In higher education, John E. Arnold launched a series of Creative Engineering seminars at Stanford University in the 1950s which were the basis of the 2005 establishment of the current Stanford d.school (von Thienen et al., 2017). The founder of Stanford d.school, David Kelley, is also the owner of IDEO, a leading company in DT established in 1991, which was behind the design of the first computer mouse for Apple (Ideo, n.d.). In their DT approach, the d.school uses a five-step process that starts with Empathize, continues with Define, Ideate, Prototype and finishes with Test (Institute of Design at Stanford, n.d.). As James (2017) describes it, “designers must listen and absorb before generating ideas and then implementing them” (p. 1). Meanwhile, a similar movement was taking place in Europe when the Hasso Plattner Institute established the D-School in 2007 that also adopts a human-centred approach to find inspiration “through careful observation and qualitative research,” creating solutions, and validating these solutions with the people they are designed for in order to refine the solutions. This approach emphasises solutions based on people’s desires (openHPI, 2018).

However, some studies have considered DT to increase unfounded confidence and creativity. Jen (2017) considers that criticism, which is the foundation of good design, is omitted from the linear process that the current DT schools are adopting. In her presentation entitled “Design thinking is business bullsh*t,” Jen (2017) considers that the process of DT turns the design process into a simplistic one that lacks ‘messy’ evidence that every designer needs. Vinsel (2018) goes further by considering DT process a reiteration of old writing techniques “taught in a freshman writing class” (n. p.), where you consider your audience (empathize), define your topic (define), think (ideate), write down your thoughts (prototype), and get feedback (test). Furthermore, Vinsel (2018) warns higher education against adopting DT stating that he considers it a commercialization process, “making education a superficial form of business training” (n. p.). Nevertheless, this seemingly simplistic approach to DT targets basic skills that first-year premedical students do need in order to prepare them to move to more complex and advanced skills that involve evidence-based problem solving.

“Design Thinking combines inspired and organized creativity approaches systematically and comprehensively” (von Thienen et al., 2017, p. 31). By using the word inspired, von Thiene et al. (2017) denote the human-centred approach while using the word organized to refer to a process that helps in creating, prototyping, and implementing the solution. Efeoglu et al. (2013), Brown (2008), and Oster (2008) have highlighted the important role of the ‘problem’ in initiating and streamlining the DT process, while Schön (1983) and Luka (2014) considered the reflection process in DT as the basis of any solution. Another important aspect of DT is teamwork as it is comprised of the independent component - which “offer[s] the expertise of many individuals” - and the collaborative one - which “provide[s] shared responsibility for decision-making” - complementing each other (Salas et al., 2000, p. 340). The value of DT lies in teamwork, leadership, and innovation (Brown, 2009). However, teamwork also presents some challenges in the team dynamics, where “misunderstandings and conflicts, bad preparation, or group decision biases” might also arise (Eppler & Kernbach, 2016, p. 86). Another important transformation in DT is the move to a virtual work environment. While in the past, the DT process would rely on face-to-face collaboration and a hands-on approach to creativity (Brenner et al., 2016; Meinel & Leifer, 2012) necessitating a physical presence, today’s technology allows more flexibility and supports virtual work among team members (Maynard & Gilson, 2014).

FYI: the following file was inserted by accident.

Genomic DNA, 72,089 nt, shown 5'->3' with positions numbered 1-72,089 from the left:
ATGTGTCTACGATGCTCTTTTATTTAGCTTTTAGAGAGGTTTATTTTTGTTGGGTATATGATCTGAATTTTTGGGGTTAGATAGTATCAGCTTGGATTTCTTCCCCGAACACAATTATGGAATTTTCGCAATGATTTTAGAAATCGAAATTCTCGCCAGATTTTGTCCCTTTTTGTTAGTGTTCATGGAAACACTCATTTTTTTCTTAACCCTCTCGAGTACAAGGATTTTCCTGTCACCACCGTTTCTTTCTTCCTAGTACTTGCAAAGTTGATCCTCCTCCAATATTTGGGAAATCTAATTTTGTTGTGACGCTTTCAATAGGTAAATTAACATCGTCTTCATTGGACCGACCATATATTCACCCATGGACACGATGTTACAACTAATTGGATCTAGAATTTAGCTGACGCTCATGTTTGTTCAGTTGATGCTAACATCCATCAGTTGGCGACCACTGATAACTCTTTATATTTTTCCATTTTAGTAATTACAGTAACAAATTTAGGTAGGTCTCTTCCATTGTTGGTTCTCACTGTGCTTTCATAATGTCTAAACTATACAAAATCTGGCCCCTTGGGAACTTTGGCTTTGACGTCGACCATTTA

2.1 DT in healthcare

DT emerged from architecture, design, and art (Johansson-Sköldberg & Woodilla, 2009) and was later adopted in business (Kelley & Littman, 2001), engineering (Dym et al., 2005), management (Johansson‐Sköldberg et al., 2013), education (Rauth et al., 2010), healthcare (Kim et al., 2017), and recently in Big Data innovations (Pham et al., 2021).

In healthcare, Nusem et al. (2020) studied 30 cases to understand how DT, and therefore innovation, is used and applied. The authors observed two dimensions to design. The first dimension is concerned with whether design is “driven by a challenge” which they called a reactive approach, or whether design is “driven by an opportunity,” considered to be a more proactive approach (p. 17). The second dimension is concerned with whether the design is intended for internal users such as healthcare practitioners or external users such as patients (p. 18).

The current developments in healthcare - such as the increased use of artificial intelligence to care for remote patients - as well as the continuous challenges - such as social inequity and access to healthcare - require that future healthcare providers acquire “the knowledge, skills and attributes that future patients, health systems and populations need” (Davis, 2018, p. 1005). Although DT is already in use to improve healthcare through space design and new tools and products, it needs to be used to tackle more important issues such as patient transportation, miscommunication between healthcare providers and patients, and implicit bias in patient treatment (Kim et al. 2017). It is therefore important to embed DT in healthcare systems and encourage future doctors to think about patients’ experiences and values as an important part of their future role. Furthermore, in response to Covid-19 challenges, Bassin et al. (2020) go beyond embedding DT into healthcare systems by suggesting appointing healthcare architects with healthcare experience and “knowledge of evidence-based design” to “support a paradigm change [...and] help solve health care’s greatest challenges” (p. 326).